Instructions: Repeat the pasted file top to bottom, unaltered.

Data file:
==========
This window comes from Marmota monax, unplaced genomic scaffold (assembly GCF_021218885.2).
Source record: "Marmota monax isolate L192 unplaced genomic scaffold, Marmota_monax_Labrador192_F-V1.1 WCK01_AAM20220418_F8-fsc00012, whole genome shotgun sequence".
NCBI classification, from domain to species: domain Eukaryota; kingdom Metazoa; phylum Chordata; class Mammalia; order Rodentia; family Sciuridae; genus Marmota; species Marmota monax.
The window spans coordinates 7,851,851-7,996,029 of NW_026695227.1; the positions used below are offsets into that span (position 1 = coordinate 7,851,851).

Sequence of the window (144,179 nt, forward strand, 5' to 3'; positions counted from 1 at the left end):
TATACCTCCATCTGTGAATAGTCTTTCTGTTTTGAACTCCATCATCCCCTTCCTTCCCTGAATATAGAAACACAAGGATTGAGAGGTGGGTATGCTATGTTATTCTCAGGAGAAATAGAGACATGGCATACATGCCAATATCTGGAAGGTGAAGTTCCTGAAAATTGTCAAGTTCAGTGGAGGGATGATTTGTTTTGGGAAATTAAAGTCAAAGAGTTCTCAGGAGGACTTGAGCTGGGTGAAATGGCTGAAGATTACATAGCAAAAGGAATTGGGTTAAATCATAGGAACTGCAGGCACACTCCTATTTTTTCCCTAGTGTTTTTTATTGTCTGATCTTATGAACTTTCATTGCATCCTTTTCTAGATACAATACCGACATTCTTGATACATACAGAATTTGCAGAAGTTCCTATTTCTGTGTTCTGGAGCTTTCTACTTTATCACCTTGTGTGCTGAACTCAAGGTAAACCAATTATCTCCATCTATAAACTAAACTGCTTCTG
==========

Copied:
This window comes from Marmota monax, unplaced genomic scaffold (assembly GCF_021218885.2).
Source record: "Marmota monax isolate L192 unplaced genomic scaffold, Marmota_monax_Labrador192_F-V1.1 WCK01_AAM20220418_F8-fsc00012, whole genome shotgun sequence".
NCBI classification, from domain to species: domain Eukaryota; kingdom Metazoa; phylum Chordata; class Mammalia; order Rodentia; family Sciuridae; genus Marmota; species Marmota monax.
The window spans coordinates 7,851,851-7,996,029 of NW_026695227.1; the positions used below are offsets into that span (position 1 = coordinate 7,851,851).

Sequence of the window (144,179 nt, forward strand, 5' to 3'; positions counted from 1 at the left end):
TATACCTCCATCTGTGAATAGTCTTTCTGTTTTGAACTCCATCATCCCCTTCCTTCCCTGAATATAGAAACACAAGGATTGAGAGGTGGGTATGCTATGTTATTCTCAGGAGAAATAGAGACATGGCATACATGCCAATATCTGGAAGGTGAAGTTCCTGAAAATTGTCAAGTTCAGTGGAGGGATGATTTGTTTTGGGAAATTAAAGTCAAAGAGTTCTCAGGAGGACTTGAGCTGGGTGAAATGGCTGAAGATTACATAGCAAAAGGAATTGGGTTAAATCATAGGAACTGCAGGCACACTCCTATTTTTTCCCTAGTGTTTTTTATTGTCTGATCTTATGAACTTTCATTGCATCCTTTTCTAGATACAATACCGACATTCTTGATACATACAGAATTTGCAGAAGTTCCTATTTCTGTGTTCTGGAGCTTTCTACTTTATCACCTTGTGTGCTGAACTCAAGGTAAACCAATTATCTCCATCTATAAACTAAACTGCTTCTG